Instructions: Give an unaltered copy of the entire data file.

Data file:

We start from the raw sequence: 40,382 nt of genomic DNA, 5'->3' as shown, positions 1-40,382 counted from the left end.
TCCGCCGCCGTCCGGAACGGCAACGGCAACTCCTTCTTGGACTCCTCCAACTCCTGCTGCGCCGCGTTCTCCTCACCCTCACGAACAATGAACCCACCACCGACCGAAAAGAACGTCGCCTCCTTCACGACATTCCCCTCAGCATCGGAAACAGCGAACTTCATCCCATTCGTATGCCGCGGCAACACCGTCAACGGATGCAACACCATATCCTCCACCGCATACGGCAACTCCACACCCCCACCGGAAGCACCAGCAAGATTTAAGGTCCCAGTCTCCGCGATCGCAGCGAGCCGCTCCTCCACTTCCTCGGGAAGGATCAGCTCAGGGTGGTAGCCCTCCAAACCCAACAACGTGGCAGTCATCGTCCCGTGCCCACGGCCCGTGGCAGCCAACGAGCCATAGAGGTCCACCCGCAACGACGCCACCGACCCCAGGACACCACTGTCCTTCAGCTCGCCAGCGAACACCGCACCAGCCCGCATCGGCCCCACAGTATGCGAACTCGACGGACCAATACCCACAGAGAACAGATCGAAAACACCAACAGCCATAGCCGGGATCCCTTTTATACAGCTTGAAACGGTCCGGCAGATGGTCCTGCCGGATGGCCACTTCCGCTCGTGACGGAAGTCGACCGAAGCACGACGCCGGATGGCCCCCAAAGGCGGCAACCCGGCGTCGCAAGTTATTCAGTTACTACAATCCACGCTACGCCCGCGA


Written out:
We start from the raw sequence: 40,382 nt of genomic DNA, 5'->3' as shown, positions 1-40,382 counted from the left end.
TCCGCCGCCGTCCGGAACGGCAACGGCAACTCCTTCTTGGACTCCTCCAACTCCTGCTGCGCCGCGTTCTCCTCACCCTCACGAACAATGAACCCACCACCGACCGAAAAGAACGTCGCCTCCTTCACGACATTCCCCTCAGCATCGGAAACAGCGAACTTCATCCCATTCGTATGCCGCGGCAACACCGTCAACGGATGCAACACCATATCCTCCACCGCATACGGCAACTCCACACCCCCACCGGAAGCACCAGCAAGATTTAAGGTCCCAGTCTCCGCGATCGCAGCGAGCCGCTCCTCCACTTCCTCGGGAAGGATCAGCTCAGGGTGGTAGCCCTCCAAACCCAACAACGTGGCAGTCATCGTCCCGTGCCCACGGCCCGTGGCAGCCAACGAGCCATAGAGGTCCACCCGCAACGACGCCACCGACCCCAGGACACCACTGTCCTTCAGCTCGCCAGCGAACACCGCACCAGCCCGCATCGGCCCCACAGTATGCGAACTCGACGGACCAATACCCACAGAGAACAGATCGAAAACACCAACAGCCATAGCCGGGATCCCTTTTATACAGCTTGAAACGGTCCGGCAGATGGTCCTGCCGGATGGCCACTTCCGCTCGTGACGGAAGTCGACCGAAGCACGACGCCGGATGGCCCCCAAAGGCGGCAACCCGGCGTCGCAAGTTATTCAGTTACTACAATCCACGCTACGCCCGCGA